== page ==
Joseph Edward ARTINGSTOLL [1864-1945]

Submitted by Ripley01JEA on Wed, 08/30/2023 - 04:07
Joseph Edward
(Day & Month are approximate.)
Birthplace (town, state)
Birthplace (country)
United Kingdom
(Day & Month are approximate.)
Died in (town, state)
Cause of death
old age

born 1864 died 1945

in British Army from aged 21 to 1918.  Served in Hong Kong from 1901 to 1904

his son Richard Alfred was born in Hong Kong 1902 - women's hospital Queens road - I cant find out which hospital that was  

they lived in army quarters at the top of a hill near a sugar refinery - not sure where 

Photos that show this Person


Extra notes from Ripley01JEA:

On the birth cert it says 'command 25 company royal engineers' in Hong Kong, that is the description of the person registering the birth I believe whereas the father of the baby was 23 Co I think - I can't find it at the moment!  I have an audio from my great uncle which talks a little about his life as a child in HK but there is also a mention of the Boxer Rebellion, nothing substantial.

I know that my great grandfather - Joseph Edward Artingstoll was in HK 1901-1904 inc. I had thought that he was a warrant officer although he had been demoted just before the posting to HK, his records show Staff Sergeant.

My learned friends at Gwulo

I have submitted a few questions before about my great grandfather who was in Hong Kong with the Royal Engineers 

I am in Asia at the moment and spent a week in Hong Kong when I did some research and I am going back there for a few days in October and I want to use those days efficiently if there is work on the ground to be done 


If I may I will recap on the story… 

Joseph Edward Artingstoll who may have need a staff sergeant in the RE was posted to Hong Kong in October 1901, he seems to have returned to UK with his family in 1903 but was again in Hong Kong 1904-5. His work in HK and before and after was said to be as a ‘clerk of works’ which later on in his career involved him being in charge of a fort - Northern Ireland and Worcester and others.


What I have is the military records which only give a summary - the most useful part is his medical record- Malaria, Dengue …..

I also have a few family stories / pieces of information 

  • That his second son was born in Hong Kong in Nov 1902. I have the birth certificate issued by the colonial military officials 
  • Name of hospital is women’s hospital queen’s road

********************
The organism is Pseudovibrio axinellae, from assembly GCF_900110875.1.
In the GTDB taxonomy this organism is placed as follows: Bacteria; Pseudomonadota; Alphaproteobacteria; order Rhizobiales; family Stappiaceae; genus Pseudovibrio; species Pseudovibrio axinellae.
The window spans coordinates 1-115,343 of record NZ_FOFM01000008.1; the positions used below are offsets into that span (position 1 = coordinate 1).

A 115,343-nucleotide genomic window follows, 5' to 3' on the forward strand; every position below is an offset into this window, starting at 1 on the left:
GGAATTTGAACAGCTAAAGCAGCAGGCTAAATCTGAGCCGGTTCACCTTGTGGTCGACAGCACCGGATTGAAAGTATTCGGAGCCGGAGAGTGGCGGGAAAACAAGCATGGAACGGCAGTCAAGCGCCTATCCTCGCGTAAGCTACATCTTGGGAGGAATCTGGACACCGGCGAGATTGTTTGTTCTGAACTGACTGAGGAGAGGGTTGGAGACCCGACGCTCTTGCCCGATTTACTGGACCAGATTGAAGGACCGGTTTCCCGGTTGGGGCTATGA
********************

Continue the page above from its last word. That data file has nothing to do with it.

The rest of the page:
• I came up with hospital that was previously on hospital road 
  • Someone said female hospital wellington barracks I’m not sure when that was operational
  • Where was he baptised? - only place I can see is St John would there be a chapel on barracks? Also one near Quarry Bay?
  • Tape - I have an audio of his eldest son would have been six in Hong Kong - recorded when he was an old man
  • Mention of father’s friend (ran/owned) sugar refinery- up a hill 
  • Just a bit further up from where ‘we’. lived 
  • So did they live mount Parker ?
  • There was also Jardine sugar elsewhere in Hong Kong 
  • There was a row of houses, ‘married quarters up a hill’ there was a ‘train’ 
  • So where did he work -
  • Not Victoria barracks or wellington barracks ?
  • Led me to Leyman 
  • Was a fort - so did he work there as clerk of works ??
  • Have been to the Coastal museum - all very interesting but no links

1. In the 1900s, the three main barrack accommodations I can think of at this juncture were Victoria Barracks, Murray Barracks (both were in town and near each other) and Lyemun Barracks (a Fort up a hill that was out of town).

2. Wellington Barracks is opposite to Victoria Barracks. Queen's Road (main road) divides Wellington Barracks from Victoria Barracks. 

3. The second son may have been born at a military hospital on Queen's Road. A suggestion had been made previously of the Women's Hospital at Wellington Barracks.

4. St. John's Cathedral is close to Victoria Barracks/Murray Barracks. Suggest to request the Church for any Baptism records for the second son. Likely, there was a small Garrison Church/Chapel on barracks but not sure if they performed baptisms.

5. The friend probably worked at the Taikoo Sugar Refinery in Quarry Bay which is not far from Lyemun (sounds like Leyman) Barracks.

6. Married quarters for the friend was up the hill called Mount Parker that was connected by an aerial ropeway (perhaps the "train") to the Taikoo Dockyard. The Dockyard was not far from the Sugar Refinery.

Hope this helps to form a better picture. Place names and the aerial ropeway mentioned above can be found by using the search function on Gwulo.

Thanks so much that’s really helpful 

one detail 

any ideas how I can find out if the female hospital at Wellington Barracks was operational  in 1902? 

Does anyone know how to get hold of records of Masons in Hong Kong at about the turn of the 19th/20th Century? I really just want names, I think that my relation was a member and I am looking also for someone from the Swire family although I have no idea if he was a mason

many thanks